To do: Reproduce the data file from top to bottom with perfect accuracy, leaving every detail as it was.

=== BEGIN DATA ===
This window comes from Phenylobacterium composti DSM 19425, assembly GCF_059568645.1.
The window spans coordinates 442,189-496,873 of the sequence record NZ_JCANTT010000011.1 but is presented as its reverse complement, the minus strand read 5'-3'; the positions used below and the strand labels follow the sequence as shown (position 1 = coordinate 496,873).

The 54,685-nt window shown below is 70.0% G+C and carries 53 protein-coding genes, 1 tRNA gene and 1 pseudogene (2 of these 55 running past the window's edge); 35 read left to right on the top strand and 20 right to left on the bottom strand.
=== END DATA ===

This window comes from Phenylobacterium composti DSM 19425, assembly GCF_059568645.1.
The window spans coordinates 442,189-496,873 of the sequence record NZ_JCANTT010000011.1 but is presented as its reverse complement, the minus strand read 5'-3'; the positions used below and the strand labels follow the sequence as shown (position 1 = coordinate 496,873).

The 54,685-nt window shown below is 70.0% G+C and carries 53 protein-coding genes, 1 tRNA gene and 1 pseudogene (2 of these 55 running past the window's edge); 35 read left to right on the top strand and 20 right to left on the bottom strand.